Geraldine Webber’s waterfront home on Shaw Road in Portsmouth has been sold. That’s the latest development in what’s become known as the Goodwin-Webber case. Portsmouth Police Sgt. Aaron Goodwin stands to inherit the bulk of Webber’s $1.8 million estate, but some accuse him of convincing the woman, who died at the age of 93, to change her will in his favor.
The online auction of Webber’s home ended on Dec. 9. But the case has languished in court for two years and prompted city residents to demand the Police Commission conduct an independent investigation. A resolution is still at least four months away: earlier this fall, a trial initially scheduled for January 2015 was pushed back to late April.
The home is valued at about $804,000 according to Paul McInnis, Inc. the firm that held the auction, but the company would not say how much the property ultimately sold for or who bought it. Proceeds from the auction will be retained in Webber’s trust.
In May 2012, Webber revised her will and trust to leave the bulk of her estate to Goodwin. Since her death in 2012, Webber’s family and friends have claimed that Goodwin unduly influenced Webber to change her will.
Shortly after Webber’s death, potential beneficiaries of her estate filed a petition to set aside her trust and re-examine her will. They want the court to honor a 2009 estate plan under which organizations and individuals, including the Memorial Sloan Kettering Cancer Center, Shriner’s Hospital for Children, the Portsmouth Police Commission, and the Portsmouth Fire Commission stood to receive more money.
Many beneficiaries, including Brett W. Webber, Webber’s grandson and only living relative, believe Goodwin used his position as a police officer to convince Webber to leave him the bulk of her estate. They also argue that she did not have the testamentary capacity to execute the new estate plan. In 2010, Webber was diagnosed with dementia and was given a prescription for medication that she never filled.
A questionable relationship
Goodwin and Webber developed a friendship in 2010 after he responded to a call she made about a prowler at her home one afternoon. Friends argue in motions that Goodwin went on to develop a relationship with Webber that troubled them. According to court records, friends say Goodwin spent significant time with Webber, cut her off from her support system, and shopped around for attorneys until finding one willing to write up the new will.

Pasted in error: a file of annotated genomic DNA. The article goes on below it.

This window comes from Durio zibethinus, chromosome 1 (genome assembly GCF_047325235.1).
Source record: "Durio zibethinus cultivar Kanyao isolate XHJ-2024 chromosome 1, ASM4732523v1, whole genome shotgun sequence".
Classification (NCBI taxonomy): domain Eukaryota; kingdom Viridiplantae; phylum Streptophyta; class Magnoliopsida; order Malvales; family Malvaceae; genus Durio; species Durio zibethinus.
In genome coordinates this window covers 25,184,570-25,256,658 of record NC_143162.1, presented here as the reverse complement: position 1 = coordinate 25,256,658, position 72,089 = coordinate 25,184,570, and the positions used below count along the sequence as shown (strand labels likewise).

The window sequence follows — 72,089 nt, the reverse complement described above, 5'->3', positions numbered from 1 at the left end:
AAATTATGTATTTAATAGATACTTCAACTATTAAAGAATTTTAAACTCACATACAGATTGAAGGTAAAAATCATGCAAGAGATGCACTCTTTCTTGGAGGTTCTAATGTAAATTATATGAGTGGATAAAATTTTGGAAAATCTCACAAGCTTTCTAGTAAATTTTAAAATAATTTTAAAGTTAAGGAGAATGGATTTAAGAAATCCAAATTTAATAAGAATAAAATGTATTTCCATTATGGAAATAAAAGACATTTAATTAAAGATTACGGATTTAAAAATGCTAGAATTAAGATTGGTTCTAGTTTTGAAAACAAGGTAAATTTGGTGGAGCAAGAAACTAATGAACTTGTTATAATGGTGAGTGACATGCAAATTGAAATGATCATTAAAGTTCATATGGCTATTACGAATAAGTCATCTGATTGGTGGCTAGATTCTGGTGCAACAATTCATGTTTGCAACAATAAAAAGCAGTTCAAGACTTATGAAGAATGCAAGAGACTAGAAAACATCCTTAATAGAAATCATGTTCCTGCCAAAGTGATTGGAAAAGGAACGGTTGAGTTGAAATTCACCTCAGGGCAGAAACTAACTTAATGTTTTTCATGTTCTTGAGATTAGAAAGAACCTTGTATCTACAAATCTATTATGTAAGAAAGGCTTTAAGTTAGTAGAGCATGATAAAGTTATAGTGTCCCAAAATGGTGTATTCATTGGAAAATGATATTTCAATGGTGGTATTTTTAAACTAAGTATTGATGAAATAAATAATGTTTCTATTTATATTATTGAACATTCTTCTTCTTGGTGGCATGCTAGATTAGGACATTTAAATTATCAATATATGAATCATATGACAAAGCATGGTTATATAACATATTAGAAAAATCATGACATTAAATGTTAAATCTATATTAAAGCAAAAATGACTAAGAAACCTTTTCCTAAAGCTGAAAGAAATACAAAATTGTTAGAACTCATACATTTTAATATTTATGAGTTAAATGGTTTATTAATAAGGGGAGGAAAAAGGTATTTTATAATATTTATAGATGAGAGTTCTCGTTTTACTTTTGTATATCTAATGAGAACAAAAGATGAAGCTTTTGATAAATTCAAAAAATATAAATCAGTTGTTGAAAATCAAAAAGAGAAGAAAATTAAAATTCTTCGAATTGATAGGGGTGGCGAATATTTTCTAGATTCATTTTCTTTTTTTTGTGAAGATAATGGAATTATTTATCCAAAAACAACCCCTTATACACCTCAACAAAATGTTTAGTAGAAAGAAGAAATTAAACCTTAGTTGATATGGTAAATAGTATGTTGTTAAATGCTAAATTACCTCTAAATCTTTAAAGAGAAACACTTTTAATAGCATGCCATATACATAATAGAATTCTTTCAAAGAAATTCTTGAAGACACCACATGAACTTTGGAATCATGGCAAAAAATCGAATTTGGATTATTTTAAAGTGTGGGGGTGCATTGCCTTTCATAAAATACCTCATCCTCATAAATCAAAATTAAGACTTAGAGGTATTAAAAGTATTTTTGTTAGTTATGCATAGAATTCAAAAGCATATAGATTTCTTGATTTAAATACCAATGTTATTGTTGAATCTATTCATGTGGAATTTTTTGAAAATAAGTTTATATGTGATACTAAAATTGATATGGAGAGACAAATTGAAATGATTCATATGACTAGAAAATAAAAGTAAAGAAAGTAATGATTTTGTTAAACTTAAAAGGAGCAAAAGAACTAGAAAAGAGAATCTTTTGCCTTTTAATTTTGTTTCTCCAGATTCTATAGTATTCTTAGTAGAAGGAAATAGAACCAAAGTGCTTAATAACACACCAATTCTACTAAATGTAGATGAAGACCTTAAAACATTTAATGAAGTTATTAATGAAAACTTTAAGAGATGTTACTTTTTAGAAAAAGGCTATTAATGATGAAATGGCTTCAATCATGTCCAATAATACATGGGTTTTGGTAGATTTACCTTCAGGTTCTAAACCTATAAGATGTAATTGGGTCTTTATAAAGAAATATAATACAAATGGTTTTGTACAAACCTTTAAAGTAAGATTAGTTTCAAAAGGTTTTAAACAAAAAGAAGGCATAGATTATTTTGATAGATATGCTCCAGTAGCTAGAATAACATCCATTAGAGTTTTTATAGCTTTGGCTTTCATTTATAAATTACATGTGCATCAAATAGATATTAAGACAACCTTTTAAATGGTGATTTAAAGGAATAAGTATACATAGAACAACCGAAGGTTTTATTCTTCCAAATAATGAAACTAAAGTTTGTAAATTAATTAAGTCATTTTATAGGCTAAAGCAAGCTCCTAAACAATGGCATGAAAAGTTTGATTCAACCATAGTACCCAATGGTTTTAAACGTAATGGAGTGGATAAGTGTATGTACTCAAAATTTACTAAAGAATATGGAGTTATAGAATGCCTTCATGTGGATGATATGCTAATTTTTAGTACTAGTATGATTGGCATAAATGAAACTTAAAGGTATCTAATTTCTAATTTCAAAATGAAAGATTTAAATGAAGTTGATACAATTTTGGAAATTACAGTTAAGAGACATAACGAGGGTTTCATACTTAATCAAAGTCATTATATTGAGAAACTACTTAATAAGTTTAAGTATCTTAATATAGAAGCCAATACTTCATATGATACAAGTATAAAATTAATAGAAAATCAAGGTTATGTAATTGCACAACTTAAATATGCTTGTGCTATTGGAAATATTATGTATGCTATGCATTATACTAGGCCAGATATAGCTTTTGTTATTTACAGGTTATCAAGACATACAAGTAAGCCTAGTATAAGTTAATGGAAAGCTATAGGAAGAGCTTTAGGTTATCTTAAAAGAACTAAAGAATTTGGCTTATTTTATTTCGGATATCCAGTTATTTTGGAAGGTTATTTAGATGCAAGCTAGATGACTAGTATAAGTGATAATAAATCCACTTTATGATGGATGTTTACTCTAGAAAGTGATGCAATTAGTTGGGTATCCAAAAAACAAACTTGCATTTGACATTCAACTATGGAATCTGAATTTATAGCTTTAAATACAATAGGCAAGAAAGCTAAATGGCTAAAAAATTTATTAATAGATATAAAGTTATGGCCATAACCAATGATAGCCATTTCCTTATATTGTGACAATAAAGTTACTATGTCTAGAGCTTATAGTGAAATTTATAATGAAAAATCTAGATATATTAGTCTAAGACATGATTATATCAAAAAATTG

Monthly payments she had sent to her grandson for years stopped coming. She started accusing friends and her long-time attorney Jim Ritzo of stealing from her, and reported often that she thought members of a “gang” were trying to burglarize her home.
Goodwin denies all of the claims. In an objection to the petition, Goodwin says he never tried to convince Webber to modify her estate plan and simply aided her in preventing Ritzo from maintaining control of her against her will. Webber claimed Ritzo was inappropriately interfering with her personal affairs, and the Attorney General’s office eventually issued Ritzo a no-contact order.
In her 2012 trust, Webber wrote, “It is my intent to recognize the great affection that I have for Aaron Goodwin and appreciation for his friendship and the care and attention that he has faithfully given me, which has enhanced my comfort and safety and helped me to live independently in my home.”
Goodwin and Webber’s relationship was investigated by multiple agencies before her death, including the New Hampshire Attorney General’s Office, the Bureau of Elderly and Adult Services, and the Portsmouth Police Department. However, none of the agencies found any evidence of wrongdoing.
Last July, a proposed settlement agreement was reached after mediation by some parties in the case. It fell through when the Portsmouth Police Commission voted 3-0 on Aug. 13 not to accept it. Webber’s grandson also objected to the settlement agreement.
Attorney Paul McEachern represents four people named as beneficiaries in Webber’s 2009 will. His clients opposed the settlement proposed in July because it would have “handsomely rewarded” Goodwin, who would have received $425,000.
“My clients believe the court has the ability to scrutinize his behavior as a public servant,” McEachern said.
In September, the commission appointed a team led by Judge Stephen H. Roberts to conduct an independent investigation of the Goodwin-Webber case, and in October, city residents called for the investigation to be expanded, according to meeting minutes. The commission’s investigation has no bearing on court proceedings, however, and there’s no clear timeframe for when it will conclude.
It remains to be seen how much of Webber’s estate will be left once litigation is over and who will receive the proceeds. Judge John Maher, the mediator for the case, told the Police Commission on Aug. 13 that the settlement agreement would have helped to “stop the bleeding” of the estate’s assets. Legal fees have already exceeded $500,000, with only five of 22 scheduled depositions for trial complete.